ANKARA, Turkey — Turkish jets struck camps belonging to Kurdish militants in northern Iraq, authorities said Saturday, the first strike since a 2013 peace deal as Ankara also bombed ISIS positions in Syria.
The strikes in Iraq targeted the Kurdistan Workers' Party, or PKK, whose affiliates have been effective in battling ISIS. The strikes further complicate the U.S.-led war against the extremists, which has relied on Kurdish forces making gains in both Iraq and Syria.
A spokesman in Iraq for the PKK, which has been fighting Turkey for autonomy since 1984 and is considered a terrorist organization by Ankara and its allies, said the strikes likely spelled the end of 2013 peace agreement.
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"Turkey has basically ended the cease-fire," Zagros Hiwa told The Associated Press, declining to elaborate further. He said the PKK was still assessing the damage caused by the strikes, though they didn't appear to cause casualties.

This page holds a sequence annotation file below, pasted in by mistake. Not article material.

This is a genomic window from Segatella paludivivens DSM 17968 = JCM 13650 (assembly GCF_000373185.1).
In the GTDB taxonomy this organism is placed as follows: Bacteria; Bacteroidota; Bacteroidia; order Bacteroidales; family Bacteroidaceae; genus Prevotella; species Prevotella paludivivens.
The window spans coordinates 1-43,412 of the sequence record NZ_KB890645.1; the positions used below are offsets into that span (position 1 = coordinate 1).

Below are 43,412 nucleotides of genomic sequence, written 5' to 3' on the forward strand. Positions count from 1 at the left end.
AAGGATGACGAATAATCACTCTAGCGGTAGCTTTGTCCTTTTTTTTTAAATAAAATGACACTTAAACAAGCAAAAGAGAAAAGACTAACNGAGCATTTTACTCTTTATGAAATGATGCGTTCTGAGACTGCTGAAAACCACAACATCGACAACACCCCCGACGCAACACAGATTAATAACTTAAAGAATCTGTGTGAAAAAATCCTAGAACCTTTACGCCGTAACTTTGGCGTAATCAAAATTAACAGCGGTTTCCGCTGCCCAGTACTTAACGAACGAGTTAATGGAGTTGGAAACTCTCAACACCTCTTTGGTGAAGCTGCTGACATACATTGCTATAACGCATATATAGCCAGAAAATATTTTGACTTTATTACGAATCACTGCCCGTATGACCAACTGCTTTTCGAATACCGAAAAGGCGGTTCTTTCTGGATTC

The jets hit PKK shelters, bunkers, caves, storages facilities and other "logistical points," a statement from the Turkish prime minister's office said. It said areas targeted included the Qandil mountains, where the PKK's command is based.
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The statement did not specify Islamic State targets that were struck in Syria in a second night of bombings, but described the airstrikes in both Syria and Iraq as being "effective."
Turkey's military also shelled ISIS and PKK positions in Syria from across the Turkish border, the government said.
Tensions have flared with Kurds in recent days after an Islamic State suicide bombing in the southeastern Turkish city of Suruc on Monday killed 32 people. Kurdish groups held the Turkish government responsible for the blast, saying it had not been aggressive in battling ISIS group.
On Wednesday, the PKK claimed responsibility for the killing of two Turkish police officers near the Kurdish majority city of Sanliurfa, near the Syrian border.